A little context might be helpful. Credit unions were conceived so people that banks would not serve reliably could organize to serve themselves. That meant that ordinary individuals, untrained in finance, made lending decisions that experienced bankers often felt involved too much risk to bother with.
Not only that, credit union deposits were not insured and credit unions initially operated with minimal capital and very little oversight. In other words, the potential risk associated with joining and depositing money in a credit union was significant.
The common bond requirement addressed that. It put character front and center among the five Cs of credit. When you borrowed from your credit union, you were borrowing from people you knew. People who knew you. People who would be harmed directly if you defaulted and who would know you were the person who did it.
In other words, the common bond was not conceived as a limiting factor, but as a crude but extremely effective form of risk management.
Things have changed. A lot. Credit union deposits are insured now. Modern credit unions are extremely well-capitalized, tightly regulated, and regularly examined. In addition, thanks to a long history of discrimination by for-profit lenders, character, for all practical purposes, is no longer a permissible underwriting criterion, having effectively been replaced by credit score.
Today, the common bond requirement no longer serves in the role it was intended. It functions occasionally in a mission or marketing role, but mostly as an arbitrary limit on membership.
Still, it’s a key point of differentiation for credit unions, and it isn’t going away. So, it’s time we frame it for modern usage. And that’s where First Millennial comes in.
When the common bond requirement was established in law — in Massachusetts in 1909 — most people who might form or join a credit union didn’t have a telephone, let alone a car. Most had never been on a train or a ship or traveled much beyond the place they were born. Affinity and commonality of interest were territorial, even if based on employment or place of worship.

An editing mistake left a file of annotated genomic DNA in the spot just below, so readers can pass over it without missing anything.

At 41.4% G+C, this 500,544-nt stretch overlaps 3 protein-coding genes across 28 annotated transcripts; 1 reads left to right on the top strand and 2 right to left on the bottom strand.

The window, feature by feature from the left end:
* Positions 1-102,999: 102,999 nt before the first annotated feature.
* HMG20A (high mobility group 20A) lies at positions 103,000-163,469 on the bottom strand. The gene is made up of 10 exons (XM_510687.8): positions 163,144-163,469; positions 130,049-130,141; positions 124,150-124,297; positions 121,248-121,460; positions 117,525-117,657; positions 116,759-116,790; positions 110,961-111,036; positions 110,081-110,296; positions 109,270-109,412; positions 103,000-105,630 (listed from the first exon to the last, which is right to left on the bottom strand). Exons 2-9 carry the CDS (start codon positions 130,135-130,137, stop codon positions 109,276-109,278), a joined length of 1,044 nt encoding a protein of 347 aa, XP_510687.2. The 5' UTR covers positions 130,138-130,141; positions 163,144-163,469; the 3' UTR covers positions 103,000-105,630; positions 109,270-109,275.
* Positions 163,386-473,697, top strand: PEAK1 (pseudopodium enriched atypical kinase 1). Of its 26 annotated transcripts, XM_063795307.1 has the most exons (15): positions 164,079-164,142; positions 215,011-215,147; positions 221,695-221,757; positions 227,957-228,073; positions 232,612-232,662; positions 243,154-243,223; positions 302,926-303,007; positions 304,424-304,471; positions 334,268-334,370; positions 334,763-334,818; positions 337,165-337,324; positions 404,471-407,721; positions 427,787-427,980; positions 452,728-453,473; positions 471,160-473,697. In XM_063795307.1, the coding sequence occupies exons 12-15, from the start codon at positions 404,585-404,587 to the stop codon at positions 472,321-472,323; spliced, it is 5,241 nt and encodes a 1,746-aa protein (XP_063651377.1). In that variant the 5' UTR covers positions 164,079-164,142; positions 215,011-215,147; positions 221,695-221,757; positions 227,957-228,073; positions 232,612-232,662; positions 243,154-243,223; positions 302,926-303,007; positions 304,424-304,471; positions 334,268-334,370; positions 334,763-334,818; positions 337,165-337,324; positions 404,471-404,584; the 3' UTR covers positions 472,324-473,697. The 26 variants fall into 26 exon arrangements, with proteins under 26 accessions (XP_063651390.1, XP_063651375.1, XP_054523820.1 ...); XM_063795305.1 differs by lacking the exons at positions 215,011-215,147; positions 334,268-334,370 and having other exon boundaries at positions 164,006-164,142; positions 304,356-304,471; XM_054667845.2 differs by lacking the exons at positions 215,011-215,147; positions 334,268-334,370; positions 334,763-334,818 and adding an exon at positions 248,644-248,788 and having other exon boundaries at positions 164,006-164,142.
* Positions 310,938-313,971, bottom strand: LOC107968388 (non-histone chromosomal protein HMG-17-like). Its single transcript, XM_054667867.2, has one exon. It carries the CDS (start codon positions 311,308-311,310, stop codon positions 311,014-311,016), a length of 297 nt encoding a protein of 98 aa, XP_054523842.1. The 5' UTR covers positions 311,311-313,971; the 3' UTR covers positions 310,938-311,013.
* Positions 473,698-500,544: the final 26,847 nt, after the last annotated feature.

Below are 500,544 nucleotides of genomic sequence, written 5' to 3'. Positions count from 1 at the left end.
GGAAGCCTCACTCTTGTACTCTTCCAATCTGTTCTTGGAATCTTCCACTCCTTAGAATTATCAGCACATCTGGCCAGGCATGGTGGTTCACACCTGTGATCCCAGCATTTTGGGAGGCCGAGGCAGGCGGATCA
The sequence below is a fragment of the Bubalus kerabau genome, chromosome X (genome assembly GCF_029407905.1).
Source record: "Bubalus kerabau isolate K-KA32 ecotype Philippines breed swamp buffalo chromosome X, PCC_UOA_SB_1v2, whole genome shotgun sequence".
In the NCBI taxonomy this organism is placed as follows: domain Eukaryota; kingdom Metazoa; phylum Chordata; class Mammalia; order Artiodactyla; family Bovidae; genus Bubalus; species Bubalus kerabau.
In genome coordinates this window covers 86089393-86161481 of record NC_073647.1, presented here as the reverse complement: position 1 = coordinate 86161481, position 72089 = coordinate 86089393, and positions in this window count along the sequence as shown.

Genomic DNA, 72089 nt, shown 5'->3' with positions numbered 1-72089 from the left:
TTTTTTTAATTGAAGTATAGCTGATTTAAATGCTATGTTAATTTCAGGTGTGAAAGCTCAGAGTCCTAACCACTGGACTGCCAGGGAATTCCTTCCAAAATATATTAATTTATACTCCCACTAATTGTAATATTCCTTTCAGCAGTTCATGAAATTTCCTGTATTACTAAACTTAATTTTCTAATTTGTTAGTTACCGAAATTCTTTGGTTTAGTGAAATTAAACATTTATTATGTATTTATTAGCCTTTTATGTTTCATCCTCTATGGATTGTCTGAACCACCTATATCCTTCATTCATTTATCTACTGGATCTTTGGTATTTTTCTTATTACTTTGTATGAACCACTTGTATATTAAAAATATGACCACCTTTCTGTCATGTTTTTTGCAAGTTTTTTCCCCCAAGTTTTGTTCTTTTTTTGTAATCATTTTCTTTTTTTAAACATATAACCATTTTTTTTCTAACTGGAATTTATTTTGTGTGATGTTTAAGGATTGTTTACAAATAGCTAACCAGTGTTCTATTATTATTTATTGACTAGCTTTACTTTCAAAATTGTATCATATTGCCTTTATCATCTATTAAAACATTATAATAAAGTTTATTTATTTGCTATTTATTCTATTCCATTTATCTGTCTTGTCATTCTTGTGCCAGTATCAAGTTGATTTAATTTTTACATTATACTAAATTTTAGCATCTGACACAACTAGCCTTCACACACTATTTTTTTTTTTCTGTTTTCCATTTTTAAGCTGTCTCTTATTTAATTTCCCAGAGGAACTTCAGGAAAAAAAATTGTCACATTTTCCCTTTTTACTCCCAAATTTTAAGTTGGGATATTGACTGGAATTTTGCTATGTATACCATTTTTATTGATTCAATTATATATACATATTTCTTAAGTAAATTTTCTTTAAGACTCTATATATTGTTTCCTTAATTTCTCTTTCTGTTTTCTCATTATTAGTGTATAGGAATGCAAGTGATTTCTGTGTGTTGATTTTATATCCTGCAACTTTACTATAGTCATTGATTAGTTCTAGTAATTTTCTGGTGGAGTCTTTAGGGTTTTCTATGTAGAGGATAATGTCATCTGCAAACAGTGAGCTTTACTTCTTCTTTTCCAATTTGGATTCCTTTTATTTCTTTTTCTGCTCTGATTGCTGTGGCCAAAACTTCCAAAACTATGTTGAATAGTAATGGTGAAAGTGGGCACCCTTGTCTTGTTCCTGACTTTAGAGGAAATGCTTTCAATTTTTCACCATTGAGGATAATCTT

Not anymore. Because of high mobility, remote employees, and internet-based virtual communities, the concept of “common bond” no longer has natural territorial boundaries nor most of the other traditional limits. Today, an average American is as likely to have a true common bond with someone across the country as with someone across the street.
Maybe living in your parents’ basement, a taste for avocado toast, and an aversion to napkins isn’t quite enough, but the notion of virtual reality branches ought to make the point that this ain’t the 1930s anymore. Unfortunately, credit unions let bankers tell the movement’s story as if it was. That must change.
Cooperatives have always formed around affinity and a sense of shared values and interests, so the common bond still matters. But for credit unions to fill the need they were created to fill, we have to make the case for a 21st century definition, one that reflects today’s reality, not that of the Great Depression.
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